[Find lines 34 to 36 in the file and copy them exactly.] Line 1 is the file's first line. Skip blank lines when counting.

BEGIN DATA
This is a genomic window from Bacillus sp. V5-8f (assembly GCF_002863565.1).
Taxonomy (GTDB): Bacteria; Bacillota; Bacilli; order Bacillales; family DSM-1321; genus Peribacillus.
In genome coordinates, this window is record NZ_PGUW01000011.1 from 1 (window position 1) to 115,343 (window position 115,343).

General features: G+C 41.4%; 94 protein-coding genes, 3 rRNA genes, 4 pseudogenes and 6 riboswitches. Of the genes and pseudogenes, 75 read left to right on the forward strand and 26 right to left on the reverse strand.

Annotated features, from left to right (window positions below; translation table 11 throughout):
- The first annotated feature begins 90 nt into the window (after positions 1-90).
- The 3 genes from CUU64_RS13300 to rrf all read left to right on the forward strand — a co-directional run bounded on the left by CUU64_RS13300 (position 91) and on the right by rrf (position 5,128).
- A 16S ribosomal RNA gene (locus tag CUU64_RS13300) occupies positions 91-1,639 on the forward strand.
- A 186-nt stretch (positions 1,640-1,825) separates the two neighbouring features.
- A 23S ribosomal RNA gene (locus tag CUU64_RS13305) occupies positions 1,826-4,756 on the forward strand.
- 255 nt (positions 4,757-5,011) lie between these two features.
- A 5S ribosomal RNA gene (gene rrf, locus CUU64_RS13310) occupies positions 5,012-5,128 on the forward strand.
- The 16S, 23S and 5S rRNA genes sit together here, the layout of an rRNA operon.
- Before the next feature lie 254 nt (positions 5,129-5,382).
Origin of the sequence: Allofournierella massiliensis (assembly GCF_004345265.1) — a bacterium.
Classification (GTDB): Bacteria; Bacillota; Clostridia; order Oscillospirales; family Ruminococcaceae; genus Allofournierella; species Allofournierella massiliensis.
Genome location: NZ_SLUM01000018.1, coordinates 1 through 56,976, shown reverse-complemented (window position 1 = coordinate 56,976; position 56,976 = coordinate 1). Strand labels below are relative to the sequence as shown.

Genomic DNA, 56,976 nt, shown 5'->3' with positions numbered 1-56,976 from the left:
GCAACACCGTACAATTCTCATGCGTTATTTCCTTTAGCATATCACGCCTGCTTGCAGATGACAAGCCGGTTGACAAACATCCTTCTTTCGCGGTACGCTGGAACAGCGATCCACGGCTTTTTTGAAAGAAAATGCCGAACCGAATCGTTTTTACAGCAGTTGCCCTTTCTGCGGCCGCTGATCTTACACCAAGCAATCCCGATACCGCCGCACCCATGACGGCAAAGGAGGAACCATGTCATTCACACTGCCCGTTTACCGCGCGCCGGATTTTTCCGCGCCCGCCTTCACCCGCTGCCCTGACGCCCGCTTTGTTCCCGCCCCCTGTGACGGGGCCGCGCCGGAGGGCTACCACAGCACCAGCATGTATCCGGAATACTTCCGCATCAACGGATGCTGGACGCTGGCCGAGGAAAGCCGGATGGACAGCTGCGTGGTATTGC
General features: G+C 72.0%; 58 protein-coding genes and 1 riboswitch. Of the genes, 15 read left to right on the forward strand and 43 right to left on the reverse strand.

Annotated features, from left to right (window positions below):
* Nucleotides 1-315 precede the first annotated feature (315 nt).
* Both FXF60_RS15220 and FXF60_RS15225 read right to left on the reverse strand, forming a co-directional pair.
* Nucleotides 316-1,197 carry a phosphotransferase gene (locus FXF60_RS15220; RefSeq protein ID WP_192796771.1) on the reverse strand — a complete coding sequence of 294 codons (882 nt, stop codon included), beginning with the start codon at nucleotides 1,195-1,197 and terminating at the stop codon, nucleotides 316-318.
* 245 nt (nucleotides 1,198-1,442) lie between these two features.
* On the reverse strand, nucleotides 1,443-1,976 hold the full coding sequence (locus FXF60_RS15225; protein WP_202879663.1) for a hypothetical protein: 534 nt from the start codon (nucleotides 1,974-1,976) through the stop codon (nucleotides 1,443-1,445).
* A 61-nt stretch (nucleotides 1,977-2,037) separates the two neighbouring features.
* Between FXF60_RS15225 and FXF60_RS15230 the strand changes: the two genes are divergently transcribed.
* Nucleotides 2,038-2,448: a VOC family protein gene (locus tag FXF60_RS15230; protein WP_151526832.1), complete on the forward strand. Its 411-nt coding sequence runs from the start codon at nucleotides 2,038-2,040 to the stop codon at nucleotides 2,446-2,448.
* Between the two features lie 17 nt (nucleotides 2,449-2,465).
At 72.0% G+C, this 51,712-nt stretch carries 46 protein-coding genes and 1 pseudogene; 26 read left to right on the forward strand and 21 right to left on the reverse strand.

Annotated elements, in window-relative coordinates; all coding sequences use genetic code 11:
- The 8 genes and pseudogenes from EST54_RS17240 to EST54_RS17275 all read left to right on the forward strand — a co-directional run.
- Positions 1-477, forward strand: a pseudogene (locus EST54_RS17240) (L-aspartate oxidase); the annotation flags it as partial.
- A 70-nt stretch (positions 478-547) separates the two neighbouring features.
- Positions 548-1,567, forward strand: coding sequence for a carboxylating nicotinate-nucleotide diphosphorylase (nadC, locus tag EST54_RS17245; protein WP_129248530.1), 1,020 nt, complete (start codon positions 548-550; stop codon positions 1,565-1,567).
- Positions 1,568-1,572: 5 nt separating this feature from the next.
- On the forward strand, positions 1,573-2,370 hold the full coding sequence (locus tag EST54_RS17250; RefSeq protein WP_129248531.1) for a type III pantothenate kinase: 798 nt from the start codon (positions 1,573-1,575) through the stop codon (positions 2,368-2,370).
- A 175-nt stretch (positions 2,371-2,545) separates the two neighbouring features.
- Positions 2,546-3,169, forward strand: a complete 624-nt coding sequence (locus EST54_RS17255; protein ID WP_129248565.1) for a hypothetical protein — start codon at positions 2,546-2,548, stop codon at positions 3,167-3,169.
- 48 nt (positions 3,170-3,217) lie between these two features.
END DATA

- Positions 1-477, forward strand: a pseudogene (locus EST54_RS17240) (L-aspartate oxidase); the annotation flags it as partial.
- A 70-nt stretch (positions 478-547) separates the two neighbouring features.
- Positions 548-1,567, forward strand: coding sequence for a carboxylating nicotinate-nucleotide diphosphorylase (nadC, locus tag EST54_RS17245; protein WP_129248530.1), 1,020 nt, complete (start codon positions 548-550; stop codon positions 1,565-1,567).